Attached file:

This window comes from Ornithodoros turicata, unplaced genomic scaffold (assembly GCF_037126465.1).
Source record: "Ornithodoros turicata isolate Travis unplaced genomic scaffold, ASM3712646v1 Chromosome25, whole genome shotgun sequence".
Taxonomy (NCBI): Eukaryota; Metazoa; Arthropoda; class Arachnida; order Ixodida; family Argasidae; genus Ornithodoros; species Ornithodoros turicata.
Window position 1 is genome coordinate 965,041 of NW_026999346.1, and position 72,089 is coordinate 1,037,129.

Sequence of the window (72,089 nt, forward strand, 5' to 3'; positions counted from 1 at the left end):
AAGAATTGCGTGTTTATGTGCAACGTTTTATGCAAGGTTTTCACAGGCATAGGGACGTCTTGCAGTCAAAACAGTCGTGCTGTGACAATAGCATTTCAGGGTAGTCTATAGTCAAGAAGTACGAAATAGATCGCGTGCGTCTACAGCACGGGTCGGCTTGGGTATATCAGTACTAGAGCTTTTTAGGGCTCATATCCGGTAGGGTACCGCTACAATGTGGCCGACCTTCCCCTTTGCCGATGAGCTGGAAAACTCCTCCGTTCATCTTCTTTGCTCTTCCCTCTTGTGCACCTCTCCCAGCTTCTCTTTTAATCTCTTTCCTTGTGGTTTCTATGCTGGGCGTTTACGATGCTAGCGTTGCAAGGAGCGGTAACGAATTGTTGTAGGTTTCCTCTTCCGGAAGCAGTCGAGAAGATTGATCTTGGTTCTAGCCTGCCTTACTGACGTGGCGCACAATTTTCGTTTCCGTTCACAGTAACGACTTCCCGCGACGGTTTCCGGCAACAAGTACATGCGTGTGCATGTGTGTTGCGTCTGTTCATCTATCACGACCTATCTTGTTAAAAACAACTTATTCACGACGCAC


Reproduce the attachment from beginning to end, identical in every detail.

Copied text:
This window comes from Ornithodoros turicata, unplaced genomic scaffold (assembly GCF_037126465.1).
Source record: "Ornithodoros turicata isolate Travis unplaced genomic scaffold, ASM3712646v1 Chromosome25, whole genome shotgun sequence".
Taxonomy (NCBI): Eukaryota; Metazoa; Arthropoda; class Arachnida; order Ixodida; family Argasidae; genus Ornithodoros; species Ornithodoros turicata.
Window position 1 is genome coordinate 965,041 of NW_026999346.1, and position 72,089 is coordinate 1,037,129.

Sequence of the window (72,089 nt, forward strand, 5' to 3'; positions counted from 1 at the left end):
AAGAATTGCGTGTTTATGTGCAACGTTTTATGCAAGGTTTTCACAGGCATAGGGACGTCTTGCAGTCAAAACAGTCGTGCTGTGACAATAGCATTTCAGGGTAGTCTATAGTCAAGAAGTACGAAATAGATCGCGTGCGTCTACAGCACGGGTCGGCTTGGGTATATCAGTACTAGAGCTTTTTAGGGCTCATATCCGGTAGGGTACCGCTACAATGTGGCCGACCTTCCCCTTTGCCGATGAGCTGGAAAACTCCTCCGTTCATCTTCTTTGCTCTTCCCTCTTGTGCACCTCTCCCAGCTTCTCTTTTAATCTCTTTCCTTGTGGTTTCTATGCTGGGCGTTTACGATGCTAGCGTTGCAAGGAGCGGTAACGAATTGTTGTAGGTTTCCTCTTCCGGAAGCAGTCGAGAAGATTGATCTTGGTTCTAGCCTGCCTTACTGACGTGGCGCACAATTTTCGTTTCCGTTCACAGTAACGACTTCCCGCGACGGTTTCCGGCAACAAGTACATGCGTGTGCATGTGTGTTGCGTCTGTTCATCTATCACGACCTATCTTGTTAAAAACAACTTATTCACGACGCAC